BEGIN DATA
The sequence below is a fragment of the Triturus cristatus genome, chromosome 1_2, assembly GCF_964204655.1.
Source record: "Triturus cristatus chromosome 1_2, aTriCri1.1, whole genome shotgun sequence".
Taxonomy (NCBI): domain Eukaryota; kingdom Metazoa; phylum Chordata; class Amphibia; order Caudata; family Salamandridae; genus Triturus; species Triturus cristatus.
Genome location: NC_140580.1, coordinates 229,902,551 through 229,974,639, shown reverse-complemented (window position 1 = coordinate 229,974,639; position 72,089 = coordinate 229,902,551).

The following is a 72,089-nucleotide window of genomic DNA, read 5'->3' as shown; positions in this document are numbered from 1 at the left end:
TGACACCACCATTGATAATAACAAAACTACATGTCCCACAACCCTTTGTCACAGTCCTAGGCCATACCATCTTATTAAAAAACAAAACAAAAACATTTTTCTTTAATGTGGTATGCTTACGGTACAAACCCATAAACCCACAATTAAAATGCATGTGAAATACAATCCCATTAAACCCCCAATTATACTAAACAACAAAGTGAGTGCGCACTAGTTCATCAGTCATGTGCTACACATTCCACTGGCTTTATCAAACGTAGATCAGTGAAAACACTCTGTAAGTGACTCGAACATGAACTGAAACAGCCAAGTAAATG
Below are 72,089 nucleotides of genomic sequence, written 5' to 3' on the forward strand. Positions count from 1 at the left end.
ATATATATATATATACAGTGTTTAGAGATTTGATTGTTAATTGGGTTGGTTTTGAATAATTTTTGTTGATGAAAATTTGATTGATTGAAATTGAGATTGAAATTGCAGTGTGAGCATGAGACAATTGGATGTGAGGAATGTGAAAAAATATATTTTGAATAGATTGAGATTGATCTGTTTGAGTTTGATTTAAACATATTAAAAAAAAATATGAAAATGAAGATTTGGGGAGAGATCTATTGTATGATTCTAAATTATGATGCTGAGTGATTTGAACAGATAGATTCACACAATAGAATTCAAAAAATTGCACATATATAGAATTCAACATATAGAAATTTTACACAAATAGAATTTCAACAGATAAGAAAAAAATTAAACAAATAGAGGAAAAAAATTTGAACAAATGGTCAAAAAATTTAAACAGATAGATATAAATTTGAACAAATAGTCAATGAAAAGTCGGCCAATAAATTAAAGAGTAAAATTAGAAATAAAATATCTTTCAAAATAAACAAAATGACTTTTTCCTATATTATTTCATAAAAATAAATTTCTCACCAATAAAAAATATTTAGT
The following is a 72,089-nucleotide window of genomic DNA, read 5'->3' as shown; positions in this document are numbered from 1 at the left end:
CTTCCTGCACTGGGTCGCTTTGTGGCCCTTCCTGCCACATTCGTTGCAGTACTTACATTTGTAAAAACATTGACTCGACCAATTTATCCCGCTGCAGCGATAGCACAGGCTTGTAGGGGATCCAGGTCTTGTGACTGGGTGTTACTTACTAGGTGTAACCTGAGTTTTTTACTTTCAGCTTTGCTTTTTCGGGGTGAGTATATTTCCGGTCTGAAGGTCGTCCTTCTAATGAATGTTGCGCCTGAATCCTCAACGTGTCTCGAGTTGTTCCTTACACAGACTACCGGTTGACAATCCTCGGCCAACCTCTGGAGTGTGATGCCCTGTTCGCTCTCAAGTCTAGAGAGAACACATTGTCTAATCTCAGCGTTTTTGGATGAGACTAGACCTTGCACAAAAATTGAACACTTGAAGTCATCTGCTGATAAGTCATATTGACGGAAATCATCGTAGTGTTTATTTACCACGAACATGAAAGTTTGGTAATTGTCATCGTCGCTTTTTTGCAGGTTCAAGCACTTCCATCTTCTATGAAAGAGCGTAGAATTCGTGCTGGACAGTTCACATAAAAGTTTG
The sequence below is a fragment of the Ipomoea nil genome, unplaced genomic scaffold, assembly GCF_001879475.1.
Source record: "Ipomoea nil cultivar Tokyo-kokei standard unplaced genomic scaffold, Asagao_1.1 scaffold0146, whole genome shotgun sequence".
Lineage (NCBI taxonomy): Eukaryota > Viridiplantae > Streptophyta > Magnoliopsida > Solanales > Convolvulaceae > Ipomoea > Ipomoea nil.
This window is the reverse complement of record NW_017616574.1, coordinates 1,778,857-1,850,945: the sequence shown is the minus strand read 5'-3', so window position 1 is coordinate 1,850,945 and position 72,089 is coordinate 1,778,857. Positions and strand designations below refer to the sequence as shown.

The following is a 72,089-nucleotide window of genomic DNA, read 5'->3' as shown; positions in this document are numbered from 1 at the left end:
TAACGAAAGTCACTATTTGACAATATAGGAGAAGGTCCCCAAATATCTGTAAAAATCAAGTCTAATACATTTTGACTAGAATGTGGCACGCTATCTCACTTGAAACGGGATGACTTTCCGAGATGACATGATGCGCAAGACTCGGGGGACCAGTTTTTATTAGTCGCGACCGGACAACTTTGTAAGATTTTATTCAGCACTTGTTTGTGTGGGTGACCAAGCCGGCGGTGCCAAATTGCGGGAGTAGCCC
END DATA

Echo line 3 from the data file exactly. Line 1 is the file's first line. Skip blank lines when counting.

Taxonomy (NCBI): domain Eukaryota; kingdom Metazoa; phylum Chordata; class Amphibia; order Caudata; family Salamandridae; genus Triturus; species Triturus cristatus.